Guest Book Review by Cody Martin: Birth Of An Empire: The Beginning by Catrina Taylor
I’m reviewing a sci-fi book by Catrina Taylor. It is the first in the Xarrok series. The book follows Kayla, a girl with psionic powers who begins life as a slave, then joins the military. As she rises through the ranks, she experiences the horrors of war and finds the love of her life.
I wanted to like this book, I really did. The characters, for the most part, are distinct; and the prejudice of having psionic powers (telepathy, pyrokinesis, etc.) is nice. The plot is rich and moves from one thing to the next; sometimes it’s hard to catch your breath. Catrina Taylor has built an interesting universe that you want to explore more.
And you don’t explore it. There is almost no detail in the book and that is its biggest flaw. Almost no character, place, or object descriptions are given. We have no idea what a Ven or a Xentonian look like. It look several chapters to learn that Catrina was not misspelling hearts; I thought she meant ‘heart’ until I found out much later that Kayla has two hearts. Most of the action takes place aboard ships, but no description is given. Are they sleek and smooth like technology in Star Trek, or rough with knobs and buttons like Star Wars? We don’t really know.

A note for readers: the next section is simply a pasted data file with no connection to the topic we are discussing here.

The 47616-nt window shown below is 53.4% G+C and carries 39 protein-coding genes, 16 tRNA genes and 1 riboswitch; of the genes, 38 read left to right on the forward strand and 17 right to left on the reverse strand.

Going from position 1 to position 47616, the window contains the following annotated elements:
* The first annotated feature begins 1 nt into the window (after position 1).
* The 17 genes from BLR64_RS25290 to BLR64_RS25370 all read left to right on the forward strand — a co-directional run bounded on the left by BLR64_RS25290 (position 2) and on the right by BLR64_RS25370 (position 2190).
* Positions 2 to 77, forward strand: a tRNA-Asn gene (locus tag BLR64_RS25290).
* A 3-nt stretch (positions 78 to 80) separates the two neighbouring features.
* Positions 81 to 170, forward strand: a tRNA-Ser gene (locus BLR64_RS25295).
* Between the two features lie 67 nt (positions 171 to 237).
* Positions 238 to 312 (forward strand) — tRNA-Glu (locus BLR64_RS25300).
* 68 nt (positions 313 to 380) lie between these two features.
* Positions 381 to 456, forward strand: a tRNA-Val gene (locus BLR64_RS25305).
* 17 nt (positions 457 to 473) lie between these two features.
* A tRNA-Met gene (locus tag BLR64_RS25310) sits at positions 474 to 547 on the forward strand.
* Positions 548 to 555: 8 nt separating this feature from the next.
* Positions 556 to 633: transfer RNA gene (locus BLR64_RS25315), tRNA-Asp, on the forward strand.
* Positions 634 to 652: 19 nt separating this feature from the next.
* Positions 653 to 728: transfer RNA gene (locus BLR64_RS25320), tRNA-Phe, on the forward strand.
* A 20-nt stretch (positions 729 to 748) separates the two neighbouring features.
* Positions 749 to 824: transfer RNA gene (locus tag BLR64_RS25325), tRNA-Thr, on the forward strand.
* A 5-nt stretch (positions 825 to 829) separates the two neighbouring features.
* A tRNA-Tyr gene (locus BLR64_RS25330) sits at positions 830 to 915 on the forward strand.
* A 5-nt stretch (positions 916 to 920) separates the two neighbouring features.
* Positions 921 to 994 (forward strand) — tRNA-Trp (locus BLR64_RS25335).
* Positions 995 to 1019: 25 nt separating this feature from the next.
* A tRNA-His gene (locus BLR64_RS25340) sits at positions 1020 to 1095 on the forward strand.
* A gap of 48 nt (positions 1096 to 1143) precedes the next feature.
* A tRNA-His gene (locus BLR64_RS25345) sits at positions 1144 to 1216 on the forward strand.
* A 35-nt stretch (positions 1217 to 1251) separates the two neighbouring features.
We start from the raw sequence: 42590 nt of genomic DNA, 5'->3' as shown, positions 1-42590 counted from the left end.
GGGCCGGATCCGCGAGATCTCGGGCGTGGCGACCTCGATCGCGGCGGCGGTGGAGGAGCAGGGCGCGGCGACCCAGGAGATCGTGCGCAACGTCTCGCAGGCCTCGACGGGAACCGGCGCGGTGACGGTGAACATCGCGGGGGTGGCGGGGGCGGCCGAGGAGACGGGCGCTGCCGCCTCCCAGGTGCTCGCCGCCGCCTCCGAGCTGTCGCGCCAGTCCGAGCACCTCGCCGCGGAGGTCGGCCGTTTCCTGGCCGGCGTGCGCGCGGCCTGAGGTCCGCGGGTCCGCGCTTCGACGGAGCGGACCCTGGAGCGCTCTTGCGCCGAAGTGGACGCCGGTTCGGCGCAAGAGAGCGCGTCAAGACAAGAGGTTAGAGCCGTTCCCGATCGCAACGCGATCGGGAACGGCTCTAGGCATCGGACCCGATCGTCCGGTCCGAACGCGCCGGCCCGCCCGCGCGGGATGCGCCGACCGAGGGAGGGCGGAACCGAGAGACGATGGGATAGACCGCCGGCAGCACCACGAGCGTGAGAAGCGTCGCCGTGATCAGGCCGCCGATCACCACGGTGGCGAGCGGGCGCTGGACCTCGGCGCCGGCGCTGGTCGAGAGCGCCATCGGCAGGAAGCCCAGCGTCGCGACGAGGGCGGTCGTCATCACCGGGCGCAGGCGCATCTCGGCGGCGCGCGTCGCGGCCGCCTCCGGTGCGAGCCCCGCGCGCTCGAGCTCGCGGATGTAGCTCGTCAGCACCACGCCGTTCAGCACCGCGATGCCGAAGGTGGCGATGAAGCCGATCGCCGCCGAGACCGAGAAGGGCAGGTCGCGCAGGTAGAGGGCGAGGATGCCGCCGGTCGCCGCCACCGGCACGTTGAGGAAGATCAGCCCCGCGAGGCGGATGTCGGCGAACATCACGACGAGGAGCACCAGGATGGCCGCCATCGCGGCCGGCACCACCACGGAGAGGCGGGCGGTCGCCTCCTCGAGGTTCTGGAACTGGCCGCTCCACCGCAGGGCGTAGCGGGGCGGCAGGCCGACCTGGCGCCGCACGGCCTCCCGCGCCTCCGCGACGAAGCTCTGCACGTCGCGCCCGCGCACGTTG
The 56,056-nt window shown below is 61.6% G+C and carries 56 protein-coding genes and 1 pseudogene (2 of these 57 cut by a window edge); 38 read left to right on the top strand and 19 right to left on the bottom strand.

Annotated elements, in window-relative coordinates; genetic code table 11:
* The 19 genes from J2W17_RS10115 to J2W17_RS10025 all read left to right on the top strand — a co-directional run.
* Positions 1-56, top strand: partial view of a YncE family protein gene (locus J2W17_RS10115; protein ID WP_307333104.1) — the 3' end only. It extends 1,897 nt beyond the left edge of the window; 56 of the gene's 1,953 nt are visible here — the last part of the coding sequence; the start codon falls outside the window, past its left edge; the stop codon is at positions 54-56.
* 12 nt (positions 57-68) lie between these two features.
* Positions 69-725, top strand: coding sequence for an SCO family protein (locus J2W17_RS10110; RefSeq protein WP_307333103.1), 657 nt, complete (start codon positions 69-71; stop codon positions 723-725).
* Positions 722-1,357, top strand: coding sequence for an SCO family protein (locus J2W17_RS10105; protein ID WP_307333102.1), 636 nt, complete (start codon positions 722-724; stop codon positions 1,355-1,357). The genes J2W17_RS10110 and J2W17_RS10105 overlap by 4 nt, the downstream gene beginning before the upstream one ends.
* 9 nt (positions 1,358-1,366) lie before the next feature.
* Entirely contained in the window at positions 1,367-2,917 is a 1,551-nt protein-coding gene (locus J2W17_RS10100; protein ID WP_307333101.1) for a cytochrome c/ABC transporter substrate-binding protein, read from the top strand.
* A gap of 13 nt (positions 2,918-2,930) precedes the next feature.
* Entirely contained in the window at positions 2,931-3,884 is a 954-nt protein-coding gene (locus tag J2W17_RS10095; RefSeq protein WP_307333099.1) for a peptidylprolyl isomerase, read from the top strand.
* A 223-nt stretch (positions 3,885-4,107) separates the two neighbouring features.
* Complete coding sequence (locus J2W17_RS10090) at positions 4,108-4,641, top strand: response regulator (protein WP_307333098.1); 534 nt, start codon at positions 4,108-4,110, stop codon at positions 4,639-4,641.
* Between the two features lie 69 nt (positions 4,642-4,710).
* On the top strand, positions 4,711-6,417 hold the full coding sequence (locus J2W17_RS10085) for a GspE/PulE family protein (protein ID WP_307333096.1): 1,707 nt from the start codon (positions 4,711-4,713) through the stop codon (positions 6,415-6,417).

And this lack of detail extends to the storytelling. The Dentonians and Xenonians don’t like each other but we are never told why. Kayla and her love Yatrell are on the opposite sides of a war, but we never learn what the war is about. The book is all about telling us, and not showing us. Without details and backstory I felt lost, just moving from one scene to the next.
Another problem were scenes in which we jumped from one character’s head or POV to another, sometimes in the same paragraph. This was especially true when Kayla and Yatrell would speak to each other telepathically. We would start with Kayla, sitting in her bed looking out the window. She would project her thoughts to Yatrell, then we would switch to his location as he is sitting at his desk reading ship reports. This sudden character jumping was jarring and took me out of the story.
It is clear Catrina Taylor has built a universe. The detail she spent on the wedding scene was very good and gave me a strong sense of the culture and the importance of the items used, and everything world building should be. Sadly, this wasn’t applied to the rest of the book and it hurt because of it.
In closing, this book had a lot of potential to be epic, but the lack of detail, the “telling not showing” style of writing really hurts it.